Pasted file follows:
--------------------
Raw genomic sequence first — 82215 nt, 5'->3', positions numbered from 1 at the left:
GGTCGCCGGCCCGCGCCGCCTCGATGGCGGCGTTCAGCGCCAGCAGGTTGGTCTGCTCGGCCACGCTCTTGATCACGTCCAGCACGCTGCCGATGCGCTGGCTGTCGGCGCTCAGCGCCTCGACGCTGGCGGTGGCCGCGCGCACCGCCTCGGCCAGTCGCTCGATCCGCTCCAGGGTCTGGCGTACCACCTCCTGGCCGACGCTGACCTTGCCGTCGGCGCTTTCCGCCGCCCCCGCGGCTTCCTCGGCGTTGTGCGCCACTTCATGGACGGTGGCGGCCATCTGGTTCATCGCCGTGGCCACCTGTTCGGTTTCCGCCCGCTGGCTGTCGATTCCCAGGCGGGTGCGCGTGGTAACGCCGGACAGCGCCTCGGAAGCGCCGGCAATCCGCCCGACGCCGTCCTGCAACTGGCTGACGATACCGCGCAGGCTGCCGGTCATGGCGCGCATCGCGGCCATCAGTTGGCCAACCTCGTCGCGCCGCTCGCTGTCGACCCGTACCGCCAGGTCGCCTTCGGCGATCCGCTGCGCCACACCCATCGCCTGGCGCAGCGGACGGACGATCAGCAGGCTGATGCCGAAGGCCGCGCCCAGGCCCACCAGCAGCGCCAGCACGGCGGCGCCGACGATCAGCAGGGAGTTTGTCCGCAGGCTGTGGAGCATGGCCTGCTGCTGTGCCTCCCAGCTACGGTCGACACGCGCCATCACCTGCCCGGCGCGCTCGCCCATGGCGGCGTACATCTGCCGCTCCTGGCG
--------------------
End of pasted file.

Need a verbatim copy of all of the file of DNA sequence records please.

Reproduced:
Raw genomic sequence first — 82215 nt, 5'->3', positions numbered from 1 at the left:
GGTCGCCGGCCCGCGCCGCCTCGATGGCGGCGTTCAGCGCCAGCAGGTTGGTCTGCTCGGCCACGCTCTTGATCACGTCCAGCACGCTGCCGATGCGCTGGCTGTCGGCGCTCAGCGCCTCGACGCTGGCGGTGGCCGCGCGCACCGCCTCGGCCAGTCGCTCGATCCGCTCCAGGGTCTGGCGTACCACCTCCTGGCCGACGCTGACCTTGCCGTCGGCGCTTTCCGCCGCCCCCGCGGCTTCCTCGGCGTTGTGCGCCACTTCATGGACGGTGGCGGCCATCTGGTTCATCGCCGTGGCCACCTGTTCGGTTTCCGCCCGCTGGCTGTCGATTCCCAGGCGGGTGCGCGTGGTAACGCCGGACAGCGCCTCGGAAGCGCCGGCAATCCGCCCGACGCCGTCCTGCAACTGGCTGACGATACCGCGCAGGCTGCCGGTCATGGCGCGCATCGCGGCCATCAGTTGGCCAACCTCGTCGCGCCGCTCGCTGTCGACCCGTACCGCCAGGTCGCCTTCGGCGATCCGCTGCGCCACACCCATCGCCTGGCGCAGCGGACGGACGATCAGCAGGCTGATGCCGAAGGCCGCGCCCAGGCCCACCAGCAGCGCCAGCACGGCGGCGCCGACGATCAGCAGGGAGTTTGTCCGCAGGCTGTGGAGCATGGCCTGCTGCTGTGCCTCCCAGCTACGGTCGACACGCGCCATCACCTGCCCGGCGCGCTCGCCCATGGCGGCGTACATCTGCCGCTCCTGGCG